Mother’s Day is here and odes to Mom are popping up like daisies in May all over social networking sites.
I hate to be the one to pick on declarations of love (I truly believe these messages are genuine and beautiful), but certain posts have left me feeling frustrated with how we define motherhood, and more specifically, good mothering. While I could spend much time deconstructing objectionable posts, I will focus on one that has to do with a serious and important issue that is worth every moment of discussion: the mother and reproductive rights.
With the annual March for Life just last week, and a call for the (and dismissal of) re-opening of the ‘abortion debate’ headlining Canadian politics as of late, it is timely to look closely at what issues are necessary to consider when broaching the topic. To “open the abortion debate” has come to mean “to want to change abortion legislation in favour of criminalizing abortion”, but I would like to ask that in the final paragraphs of this post, we open up a dialogue on reproductive rights and motherhood that ignores legislation. Of course, the issue of criminalizing abortion is relevant to any discussion of reproductive rights, but so are definitions of motherhood. How often does that get sidelined for an oversimplified, dichotomous argument either for or against killing babies? Human life and bioethics should most certainly be included in this dialogue as well, but my point is that the issue of reproductive rights should not be fragmented to serve your stand in the debate. An honest and productive dialogue should discuss all concerns – or at the very least, acknowledge them.
I’m afraid that this is what I am going to do – acknowledge. I hope the above paragraph did some justice to the myriad of concerns many people with divergent views on the topic have, because I would like to return to the post I spotted today, and issues I find with it only. Even then, my discussion may quite possibly be brief and incomplete, since my voice is only one on the subject.
“Choose life. Your mother did! Happy Mother’s Day to all the courageous women out there, we can never thank you enough!”
There it is, the post that compelled me to speak up in my own way.
My first response to this post was severe: how arrogant, how privileged! But I would like to walk through why I thought this and to offer a fair repsonse to this post. My concerns are the following:
1. Did My Mother Choose Life?
I get where the poster is going with this: if I am alive, my mother did not have an abortion, and therefore, she chose life. I get it… except, my mother did not choose life in the way this poster assumes she did: in a conscious, deliberate way.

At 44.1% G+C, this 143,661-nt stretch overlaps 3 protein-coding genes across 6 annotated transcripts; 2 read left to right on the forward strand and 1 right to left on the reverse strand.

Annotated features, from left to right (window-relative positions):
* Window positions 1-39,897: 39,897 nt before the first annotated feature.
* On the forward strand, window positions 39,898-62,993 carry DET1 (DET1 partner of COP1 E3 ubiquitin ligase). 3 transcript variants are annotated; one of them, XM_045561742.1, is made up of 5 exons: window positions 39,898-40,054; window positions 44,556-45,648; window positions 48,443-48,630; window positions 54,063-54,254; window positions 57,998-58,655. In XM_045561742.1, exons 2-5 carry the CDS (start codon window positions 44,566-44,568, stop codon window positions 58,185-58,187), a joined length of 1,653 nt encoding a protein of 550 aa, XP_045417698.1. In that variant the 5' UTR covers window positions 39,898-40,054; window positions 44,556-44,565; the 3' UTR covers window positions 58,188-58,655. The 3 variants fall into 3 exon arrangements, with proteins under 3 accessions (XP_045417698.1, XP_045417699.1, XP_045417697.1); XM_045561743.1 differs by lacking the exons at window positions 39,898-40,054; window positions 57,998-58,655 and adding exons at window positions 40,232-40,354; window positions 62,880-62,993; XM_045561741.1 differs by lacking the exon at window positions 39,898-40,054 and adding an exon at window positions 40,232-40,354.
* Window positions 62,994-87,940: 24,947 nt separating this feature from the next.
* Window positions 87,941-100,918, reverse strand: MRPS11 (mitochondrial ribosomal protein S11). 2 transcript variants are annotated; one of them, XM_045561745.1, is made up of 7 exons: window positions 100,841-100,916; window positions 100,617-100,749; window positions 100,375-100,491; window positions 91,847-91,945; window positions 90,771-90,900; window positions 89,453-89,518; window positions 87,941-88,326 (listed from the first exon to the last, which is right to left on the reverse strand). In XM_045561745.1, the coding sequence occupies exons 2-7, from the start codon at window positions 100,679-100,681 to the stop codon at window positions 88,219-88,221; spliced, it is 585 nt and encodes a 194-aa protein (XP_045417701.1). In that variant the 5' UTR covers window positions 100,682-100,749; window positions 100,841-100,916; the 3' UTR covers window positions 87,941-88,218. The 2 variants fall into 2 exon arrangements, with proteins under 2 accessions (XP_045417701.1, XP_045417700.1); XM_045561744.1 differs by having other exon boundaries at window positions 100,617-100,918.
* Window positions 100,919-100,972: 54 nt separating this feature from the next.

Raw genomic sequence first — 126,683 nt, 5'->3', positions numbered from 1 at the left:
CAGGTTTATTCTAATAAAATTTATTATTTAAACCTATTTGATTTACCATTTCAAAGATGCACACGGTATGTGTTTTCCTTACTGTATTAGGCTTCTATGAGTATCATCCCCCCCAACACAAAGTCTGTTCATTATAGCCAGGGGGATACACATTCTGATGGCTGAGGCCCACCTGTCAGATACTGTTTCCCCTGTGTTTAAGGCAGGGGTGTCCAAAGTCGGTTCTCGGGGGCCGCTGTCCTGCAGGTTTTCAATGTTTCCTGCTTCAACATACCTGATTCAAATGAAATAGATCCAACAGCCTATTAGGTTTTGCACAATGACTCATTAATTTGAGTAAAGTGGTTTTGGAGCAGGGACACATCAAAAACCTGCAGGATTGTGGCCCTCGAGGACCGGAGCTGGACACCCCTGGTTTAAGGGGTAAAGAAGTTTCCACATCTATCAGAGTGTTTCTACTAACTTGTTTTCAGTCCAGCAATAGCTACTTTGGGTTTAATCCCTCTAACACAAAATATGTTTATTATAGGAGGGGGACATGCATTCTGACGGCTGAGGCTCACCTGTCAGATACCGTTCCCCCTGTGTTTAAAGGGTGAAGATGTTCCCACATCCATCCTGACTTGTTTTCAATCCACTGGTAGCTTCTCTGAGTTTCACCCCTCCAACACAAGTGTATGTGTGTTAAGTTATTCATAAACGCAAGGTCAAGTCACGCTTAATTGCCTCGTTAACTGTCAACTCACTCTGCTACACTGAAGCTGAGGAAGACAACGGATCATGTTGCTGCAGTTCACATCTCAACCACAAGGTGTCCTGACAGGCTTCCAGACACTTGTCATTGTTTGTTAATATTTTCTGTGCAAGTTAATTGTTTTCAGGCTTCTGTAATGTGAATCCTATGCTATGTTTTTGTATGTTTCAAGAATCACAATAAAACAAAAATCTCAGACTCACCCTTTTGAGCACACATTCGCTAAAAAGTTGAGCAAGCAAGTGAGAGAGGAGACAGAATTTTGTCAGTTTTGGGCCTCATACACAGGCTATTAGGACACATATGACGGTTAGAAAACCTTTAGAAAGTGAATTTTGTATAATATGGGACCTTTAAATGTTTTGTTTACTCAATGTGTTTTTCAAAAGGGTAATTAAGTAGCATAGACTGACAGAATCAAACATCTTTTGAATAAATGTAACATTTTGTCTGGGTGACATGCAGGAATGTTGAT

When my mother found out she was pregnant, she was married, employed (as was my father), financially stable (although not rolling in money by any means) and was looking to start a family. There was no reason for her, upon finding out that I was on the way, to ask herself whether she wanted this baby or not; whether she could have this baby or not. It was just a fact for her. A happy fact. A welcoming fact. Yes, she could have been saddened by it, she could have regretted knowing she was pregnant but she didn’t. What I am trying to say is, a woman does not ‘choose life’ in an abortion-debate sense by virtue of simply having a baby. An 18 year old who is about start university may choose to either continue with pregnancy or not. A 27 year old woman who is no longer with her partner may consider her choices. A 46 year old woman may consider her choices. But not everyone does, because many women (but by no means all) find that they are pregnant at very opportune periods in their life. That is not to say the pregnancy is necessarily planned, but that abortion does not even have to come up for discussion. My mother didn’t ‘choose’.
The argument “Your mother did [choose life]!” bothers me because it is a very simple interpretation of a woman’s history. You can ask me to ‘choose life’ because you think it’s important that I do. I can consider your beliefs, as I consider the beliefs of others who either agree or disagree with you (or sit in the multiple views in-between), but my choice to either have an abortion or not will be a reflection of my own experiences (cultural, religious, socioeconomic) and situation at the time. It will have nothing to do with whether my mother has ‘chosen’ life or not. She may guide me in my decisions (if I feel there is a need to make any decision at all), but the very fact that I was born to her and am alive, does not in my mind affect how I feel about reproductive rights.
2. What defines a courageous mother?